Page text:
"One of the goals is to provide a place for kids who don't have any place to go for lunch and before and after school," Bloomer said.

Her position is funded through a Drug-Free Community grant. Other agencies have donated time and resources and the school is providing the space for the program.

"This is another option for kids to be connected to the school and to the community," Alexander said. "The more familiarity kids have with adults in the community, the less likely they are to be involved in negative behaviors."

And the hope is that if students visit the center on their own because it's a comfortable place to be, they will take advantage of the services offered for themselves or get help for a friend if the need arises.

"It's an opportunity for kids to have access to a variety of services," Alexander said. "The goal is to be real positive, with an emphasis on mentoring and community service while also providing an emphasis on the alcohol and drug piece."

The alcohol and drug issue came up during senior exit surveys this spring that showed that 75 percent of the 122 students who responded did not "feel that Baker High School campus was alcohol and drug free."

Through a follow-up question on the issue, school officials learned that most students didn't believe drugs and alcohol were being used on campus. However, 43 percent of the students surveyed said they believed students used alcohol off campus and 32 percent said they believed students used drugs off campus.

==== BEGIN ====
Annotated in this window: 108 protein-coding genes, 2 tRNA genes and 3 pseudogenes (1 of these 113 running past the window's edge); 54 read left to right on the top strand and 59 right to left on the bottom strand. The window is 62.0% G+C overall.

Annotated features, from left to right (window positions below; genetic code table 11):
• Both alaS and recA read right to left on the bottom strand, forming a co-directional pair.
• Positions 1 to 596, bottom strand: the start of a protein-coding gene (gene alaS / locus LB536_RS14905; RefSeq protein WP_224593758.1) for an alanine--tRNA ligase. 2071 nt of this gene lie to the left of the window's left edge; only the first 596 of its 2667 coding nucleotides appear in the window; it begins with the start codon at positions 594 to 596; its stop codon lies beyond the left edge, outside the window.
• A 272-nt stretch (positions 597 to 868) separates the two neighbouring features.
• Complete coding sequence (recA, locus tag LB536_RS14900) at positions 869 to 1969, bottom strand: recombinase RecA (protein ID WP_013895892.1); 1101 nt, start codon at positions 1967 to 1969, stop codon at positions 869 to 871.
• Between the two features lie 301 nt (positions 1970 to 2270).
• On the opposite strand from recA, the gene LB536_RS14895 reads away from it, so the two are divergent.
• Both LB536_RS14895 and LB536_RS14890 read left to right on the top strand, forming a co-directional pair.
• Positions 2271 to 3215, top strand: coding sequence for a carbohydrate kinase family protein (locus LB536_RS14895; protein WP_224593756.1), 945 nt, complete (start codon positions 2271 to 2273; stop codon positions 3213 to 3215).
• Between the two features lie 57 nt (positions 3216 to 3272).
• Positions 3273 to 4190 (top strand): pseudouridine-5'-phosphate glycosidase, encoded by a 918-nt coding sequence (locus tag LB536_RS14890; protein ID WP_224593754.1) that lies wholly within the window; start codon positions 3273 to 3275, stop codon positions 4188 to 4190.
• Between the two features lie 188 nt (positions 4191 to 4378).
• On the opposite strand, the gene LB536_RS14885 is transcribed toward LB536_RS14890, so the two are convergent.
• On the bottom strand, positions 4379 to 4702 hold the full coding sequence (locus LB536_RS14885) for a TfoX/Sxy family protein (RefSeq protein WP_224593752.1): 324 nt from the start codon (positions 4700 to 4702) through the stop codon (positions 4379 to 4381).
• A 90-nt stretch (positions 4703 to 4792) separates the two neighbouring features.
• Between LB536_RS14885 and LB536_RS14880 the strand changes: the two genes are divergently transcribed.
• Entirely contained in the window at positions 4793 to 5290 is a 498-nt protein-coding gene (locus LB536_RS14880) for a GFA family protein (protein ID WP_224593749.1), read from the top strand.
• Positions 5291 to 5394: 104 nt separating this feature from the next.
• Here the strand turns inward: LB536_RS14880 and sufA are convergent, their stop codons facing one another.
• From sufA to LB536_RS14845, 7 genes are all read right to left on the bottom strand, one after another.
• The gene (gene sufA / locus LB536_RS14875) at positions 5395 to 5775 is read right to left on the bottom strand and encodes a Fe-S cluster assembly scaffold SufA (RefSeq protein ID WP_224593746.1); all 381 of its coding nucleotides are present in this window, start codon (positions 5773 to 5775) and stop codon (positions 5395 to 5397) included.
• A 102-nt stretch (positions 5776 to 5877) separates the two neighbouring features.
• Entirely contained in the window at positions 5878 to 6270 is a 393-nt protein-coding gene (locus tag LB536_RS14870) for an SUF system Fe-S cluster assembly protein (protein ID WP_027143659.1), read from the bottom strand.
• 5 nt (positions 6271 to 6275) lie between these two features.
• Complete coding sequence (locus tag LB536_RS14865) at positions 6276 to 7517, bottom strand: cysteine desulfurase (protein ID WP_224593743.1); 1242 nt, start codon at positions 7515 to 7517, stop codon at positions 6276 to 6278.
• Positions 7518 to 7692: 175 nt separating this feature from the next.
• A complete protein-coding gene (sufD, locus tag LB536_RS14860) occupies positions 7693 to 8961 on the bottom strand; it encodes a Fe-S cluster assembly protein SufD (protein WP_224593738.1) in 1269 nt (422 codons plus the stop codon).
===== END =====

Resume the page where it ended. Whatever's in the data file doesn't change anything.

The school and prevention education program hope to combine forces to address those issues, Alexander said.

In accordance with best practices as presented at the national conference, Bloomer will use prevention education to help students steer clear of alcohol and drugs. She will meet with freshmen English classes to discuss topics such as healthy coping skills, problem-solving techniques and to speak about school policies and enforcement of school rules against bullying.

She also will work with students in conjunction with Josh Bryant, Baker City Police school resource officer. And she will help link students with mentoring programs in the community and with opportunities to volunteer through projects such as after-school craft programs, Lunch Buddies and literacy tutoring.